Dear Dave: I was recently notified that I am one of the beneficiaries of a class action lawsuit against a previous employer. The amount I can receive is just $200, but I don’t feel like this past employer wronged me in any way. Everyone around me is urging me to take the money, but I feel kind of weird about accepting anything under the circumstances.
Dear Randy: I don’t know all the details of the episode you’re talking about, or what happened with this particular company. But I don’t agree with the idea that we’re supposed to beat up anyone we can, or milk everything we can get out of every company or human being we come across. Some people are just incredibly opportunistic. They live like it’s anarchy, and they have no sense of fairness or decorum. But you do.
The people who are telling you to take the cash don’t think the way you do. They’re the kind who would take any money, no matter the reason. But you sound like the kind of person who wouldn’t do that, so you shouldn’t be taking advice from those people.
I think your heart has already told you what to do, Randy. God is whispering in your ear. If I were in your shoes, I wouldn’t take it. If it were $100,000, I wouldn’t take it. You were not wronged, and that money is for someone who was wronged.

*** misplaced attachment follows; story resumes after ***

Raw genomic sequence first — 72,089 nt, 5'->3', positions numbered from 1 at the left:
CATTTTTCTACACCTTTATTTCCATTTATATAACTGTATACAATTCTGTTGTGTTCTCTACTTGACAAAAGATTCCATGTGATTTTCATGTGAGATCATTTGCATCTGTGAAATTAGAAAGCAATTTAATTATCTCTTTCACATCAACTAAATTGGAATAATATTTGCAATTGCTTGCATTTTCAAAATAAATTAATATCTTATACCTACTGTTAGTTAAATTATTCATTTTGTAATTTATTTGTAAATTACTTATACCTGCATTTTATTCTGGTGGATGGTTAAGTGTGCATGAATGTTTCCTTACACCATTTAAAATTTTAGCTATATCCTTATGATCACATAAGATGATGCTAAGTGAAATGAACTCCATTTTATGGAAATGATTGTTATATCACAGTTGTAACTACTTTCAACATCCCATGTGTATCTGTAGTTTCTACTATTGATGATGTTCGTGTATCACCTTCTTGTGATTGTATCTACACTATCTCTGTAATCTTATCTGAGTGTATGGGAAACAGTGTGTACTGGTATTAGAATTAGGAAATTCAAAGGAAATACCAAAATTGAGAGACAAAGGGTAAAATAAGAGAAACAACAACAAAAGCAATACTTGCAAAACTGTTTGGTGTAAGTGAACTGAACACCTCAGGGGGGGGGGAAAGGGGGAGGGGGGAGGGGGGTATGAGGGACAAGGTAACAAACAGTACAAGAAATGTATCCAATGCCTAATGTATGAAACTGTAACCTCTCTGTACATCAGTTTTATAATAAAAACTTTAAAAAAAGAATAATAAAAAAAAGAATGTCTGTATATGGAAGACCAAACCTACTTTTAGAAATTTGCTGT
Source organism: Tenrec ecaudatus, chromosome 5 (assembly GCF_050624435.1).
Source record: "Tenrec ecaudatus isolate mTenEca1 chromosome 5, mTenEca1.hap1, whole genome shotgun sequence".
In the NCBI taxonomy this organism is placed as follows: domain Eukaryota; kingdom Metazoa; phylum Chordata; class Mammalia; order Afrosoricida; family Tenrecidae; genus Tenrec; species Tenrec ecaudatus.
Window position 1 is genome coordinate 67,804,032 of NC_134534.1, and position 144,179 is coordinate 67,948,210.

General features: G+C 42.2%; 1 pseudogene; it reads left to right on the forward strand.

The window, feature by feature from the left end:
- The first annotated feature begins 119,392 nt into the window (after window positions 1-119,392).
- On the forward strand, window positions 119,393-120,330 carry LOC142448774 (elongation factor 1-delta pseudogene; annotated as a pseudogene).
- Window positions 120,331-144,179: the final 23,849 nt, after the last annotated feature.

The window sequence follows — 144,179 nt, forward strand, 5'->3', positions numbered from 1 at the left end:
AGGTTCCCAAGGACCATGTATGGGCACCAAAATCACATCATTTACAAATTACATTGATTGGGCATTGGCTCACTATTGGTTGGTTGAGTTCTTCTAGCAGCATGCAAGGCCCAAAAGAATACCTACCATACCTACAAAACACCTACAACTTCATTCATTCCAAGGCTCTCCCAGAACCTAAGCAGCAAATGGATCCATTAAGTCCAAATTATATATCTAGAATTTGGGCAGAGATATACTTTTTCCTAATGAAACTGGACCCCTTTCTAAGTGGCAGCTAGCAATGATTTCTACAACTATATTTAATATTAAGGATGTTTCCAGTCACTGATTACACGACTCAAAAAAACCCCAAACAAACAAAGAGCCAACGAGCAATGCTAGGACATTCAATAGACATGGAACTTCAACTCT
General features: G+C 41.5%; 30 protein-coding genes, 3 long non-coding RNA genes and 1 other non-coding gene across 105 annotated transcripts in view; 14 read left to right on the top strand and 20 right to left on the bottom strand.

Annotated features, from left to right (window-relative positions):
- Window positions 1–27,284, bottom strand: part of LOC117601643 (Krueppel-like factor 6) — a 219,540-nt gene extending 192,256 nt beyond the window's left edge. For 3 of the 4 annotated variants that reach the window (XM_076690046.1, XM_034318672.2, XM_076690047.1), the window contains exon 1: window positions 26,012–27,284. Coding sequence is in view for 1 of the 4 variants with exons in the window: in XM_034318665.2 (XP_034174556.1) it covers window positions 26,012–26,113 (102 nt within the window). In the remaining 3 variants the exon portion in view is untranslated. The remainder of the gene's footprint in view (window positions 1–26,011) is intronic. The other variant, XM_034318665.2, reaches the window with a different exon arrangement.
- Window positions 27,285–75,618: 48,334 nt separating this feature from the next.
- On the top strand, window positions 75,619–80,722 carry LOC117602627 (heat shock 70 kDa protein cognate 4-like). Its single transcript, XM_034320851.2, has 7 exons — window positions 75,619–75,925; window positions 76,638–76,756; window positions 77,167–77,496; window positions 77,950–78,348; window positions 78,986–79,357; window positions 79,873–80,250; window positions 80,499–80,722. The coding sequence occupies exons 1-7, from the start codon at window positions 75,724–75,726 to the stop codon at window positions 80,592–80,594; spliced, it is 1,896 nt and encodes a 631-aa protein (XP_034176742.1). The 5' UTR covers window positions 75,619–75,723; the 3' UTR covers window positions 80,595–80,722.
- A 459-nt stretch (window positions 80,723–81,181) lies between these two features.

You have a sense of dignity and pride about yourself and your behavior, and I respect that. My advice is to listen to your heart.
Dear Dave: I just became debt-free, and I live in an apartment. I’m also 28 and single, and I make about $75,000 a year. Do you think I should get a mortgage and go back into debt, or save up and pay cash for a house? I’d like to keep the price of a new home around $200,000, and I think I can save about $15,000 a year.
Dear Kevin: Congratulations on becoming debt-free! It feels awesome, doesn’t it?
When it comes to saving, how about rounding that figure up to $20,000 a year? Going that route, you’re only 10 years away from a nice, new paid-for home, and you’re still debt-free. That’s one way to do it.
I don’t borrow money, Kevin. And I don’t tell people to do things I won’t do. The one exception to that is I don’t yell at people for taking out a 15-year, fixed-rate mortgage, where the payments are no more than 25 percent of your monthly take home pay. You could save like crazy for a couple of years and put down a really strong down payment on a home in the price range you’re talking about. Then, you could pay off that house in 15 years max — or even sooner. I don’t have a big problem with it either way. But wouldn’t it be great to be only 38 years old and still be completely debt-free?
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